2. Includes a notarized attestation sworn by the generation entity’s highest-ranking representative, official, or officer attesting to the accuracy of the information in the report and completion of all of the above-listed requirements, subject to any notice of or request for good cause exception.

The draft report forms for both generators and TSPs is available here: Winter Weather Readiness (ercot.com).

With the extremely tight timeframe to comply with the rule, generation entities are entitled to request an exception to the requirements for good cause. The generation entity must still file a winter weather readiness report; however, that report would include a notice that provides:

  1. An explanation and supporting documentation of the generation entity’s inability to comply with a specific requirement;
  2. A description and supporting documentation of the generation entity’s efforts to comply with the requirements; and
  3. A plan, including supporting documentation and a proposed deadline for each unfulfilled requirement, to comply with requirements.

PUCT Staff will collaborate with ERCOT in reviewing these good-cause exemption notices and the PUCT reserves the right to notify the generation entity that it disagrees with the assertion of good cause. If PUCT Staff disagrees with the assertion of good cause, the generation entity must preserve the good cause exemption by submitting, within seven days of receipt of the notice of disagreement, a request for approval of the good-cause exception to the PUCT. The request for approval must contain, in addition to all of the requirements of the good-cause exemption notice, (1) proof that notice of the request has been provided to ERCOT; and (2) A notarized attestation sworn to by the generation entity’s highest-ranking representative, official, or officer with binding authority over the entity attesting to the accuracy and veracity of the information in the request for approval.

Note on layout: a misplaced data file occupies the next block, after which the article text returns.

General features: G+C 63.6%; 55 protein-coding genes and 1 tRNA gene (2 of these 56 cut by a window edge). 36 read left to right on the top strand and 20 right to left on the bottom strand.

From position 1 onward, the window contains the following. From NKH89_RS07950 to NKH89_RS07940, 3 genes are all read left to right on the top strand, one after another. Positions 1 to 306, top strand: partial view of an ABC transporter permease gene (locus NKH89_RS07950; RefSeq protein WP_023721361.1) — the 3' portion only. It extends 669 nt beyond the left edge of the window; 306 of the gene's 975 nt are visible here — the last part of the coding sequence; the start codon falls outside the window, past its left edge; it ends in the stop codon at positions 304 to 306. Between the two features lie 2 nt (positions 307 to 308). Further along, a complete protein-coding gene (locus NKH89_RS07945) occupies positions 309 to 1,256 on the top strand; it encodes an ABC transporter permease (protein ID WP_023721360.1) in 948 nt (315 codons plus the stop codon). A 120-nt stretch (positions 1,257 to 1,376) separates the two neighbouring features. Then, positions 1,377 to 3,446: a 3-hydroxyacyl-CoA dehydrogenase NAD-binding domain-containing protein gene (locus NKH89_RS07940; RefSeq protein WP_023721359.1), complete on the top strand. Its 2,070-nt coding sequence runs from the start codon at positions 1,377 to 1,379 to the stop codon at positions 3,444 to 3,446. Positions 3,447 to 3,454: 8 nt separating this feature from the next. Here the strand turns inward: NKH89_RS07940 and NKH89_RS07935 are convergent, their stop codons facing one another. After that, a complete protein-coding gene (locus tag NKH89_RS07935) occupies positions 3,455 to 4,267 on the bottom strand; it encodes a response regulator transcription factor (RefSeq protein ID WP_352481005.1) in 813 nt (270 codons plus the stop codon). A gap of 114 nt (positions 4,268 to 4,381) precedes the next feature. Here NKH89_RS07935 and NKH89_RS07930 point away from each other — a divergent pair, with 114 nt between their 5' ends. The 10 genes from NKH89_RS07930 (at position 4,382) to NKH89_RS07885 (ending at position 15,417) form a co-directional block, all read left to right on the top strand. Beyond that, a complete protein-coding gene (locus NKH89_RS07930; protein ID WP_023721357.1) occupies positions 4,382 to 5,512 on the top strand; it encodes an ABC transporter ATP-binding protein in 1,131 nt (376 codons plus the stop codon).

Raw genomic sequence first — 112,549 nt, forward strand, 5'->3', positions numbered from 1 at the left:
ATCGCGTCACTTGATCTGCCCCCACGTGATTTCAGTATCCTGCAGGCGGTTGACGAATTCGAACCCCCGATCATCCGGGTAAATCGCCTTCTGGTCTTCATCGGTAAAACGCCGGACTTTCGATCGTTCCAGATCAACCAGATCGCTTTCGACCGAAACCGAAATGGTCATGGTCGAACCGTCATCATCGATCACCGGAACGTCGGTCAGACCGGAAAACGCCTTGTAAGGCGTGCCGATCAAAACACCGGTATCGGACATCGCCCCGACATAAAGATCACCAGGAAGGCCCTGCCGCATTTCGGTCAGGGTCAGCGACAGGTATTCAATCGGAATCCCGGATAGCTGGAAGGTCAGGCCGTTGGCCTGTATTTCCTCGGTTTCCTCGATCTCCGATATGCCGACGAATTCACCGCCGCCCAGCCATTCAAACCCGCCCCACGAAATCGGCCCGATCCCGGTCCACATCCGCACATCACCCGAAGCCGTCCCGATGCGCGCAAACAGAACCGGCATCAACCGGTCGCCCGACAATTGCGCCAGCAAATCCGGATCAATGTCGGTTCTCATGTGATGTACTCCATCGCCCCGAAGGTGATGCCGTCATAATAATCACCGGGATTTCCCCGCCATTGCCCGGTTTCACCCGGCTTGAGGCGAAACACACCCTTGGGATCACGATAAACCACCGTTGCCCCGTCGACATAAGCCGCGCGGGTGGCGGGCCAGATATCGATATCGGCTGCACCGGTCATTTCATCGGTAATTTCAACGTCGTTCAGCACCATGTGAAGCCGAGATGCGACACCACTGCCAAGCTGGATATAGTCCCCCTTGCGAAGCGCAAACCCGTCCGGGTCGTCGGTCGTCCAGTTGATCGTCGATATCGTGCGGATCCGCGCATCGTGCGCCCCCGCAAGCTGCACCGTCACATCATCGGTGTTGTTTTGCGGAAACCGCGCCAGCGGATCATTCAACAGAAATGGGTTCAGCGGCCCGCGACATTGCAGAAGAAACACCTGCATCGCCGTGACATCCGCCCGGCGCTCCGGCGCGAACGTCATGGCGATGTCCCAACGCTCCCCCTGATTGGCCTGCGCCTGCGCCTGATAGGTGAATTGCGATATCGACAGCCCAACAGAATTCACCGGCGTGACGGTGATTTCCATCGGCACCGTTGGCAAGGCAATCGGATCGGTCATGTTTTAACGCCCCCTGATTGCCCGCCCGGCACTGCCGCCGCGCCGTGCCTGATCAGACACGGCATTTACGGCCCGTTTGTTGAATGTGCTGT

Another component of the new rule provides for ERCOT inspections of generators and TSPs to ensure compliance with the requirements in the 2021-2022 winter season. ERCOT has the ability to make determinations on good cause exemption requests during an inspection. ERCOT will prioritize inspections based on the risk level.  The outcome of the ERCOT inspection may subject a generator to a PUCT enforcement investigation or civil penalties pursuant to 16 Texas Administrative Code §22.246.

It is not entirely clear as to the penalties that will be issued for noncompliance with the new regulations. Pursuant to the Public Utility Regulatory Act §15.023, the PUCT has the authority to apply up to a $1 million per day enforcement penalty for noncompliance. However, entities will be allowed a reasonable amount of time to cure any deficiencies prior to the imposition of any penalty. Entities will also be able to dispute an adverse finding and penalty through a contested case.

This rule represents the first of two phases in the PUCT’s response to the requirements of S.B.3. At a future date, the PUCT will implement a second, more comprehensive set of weather emergency preparedness reliability standards.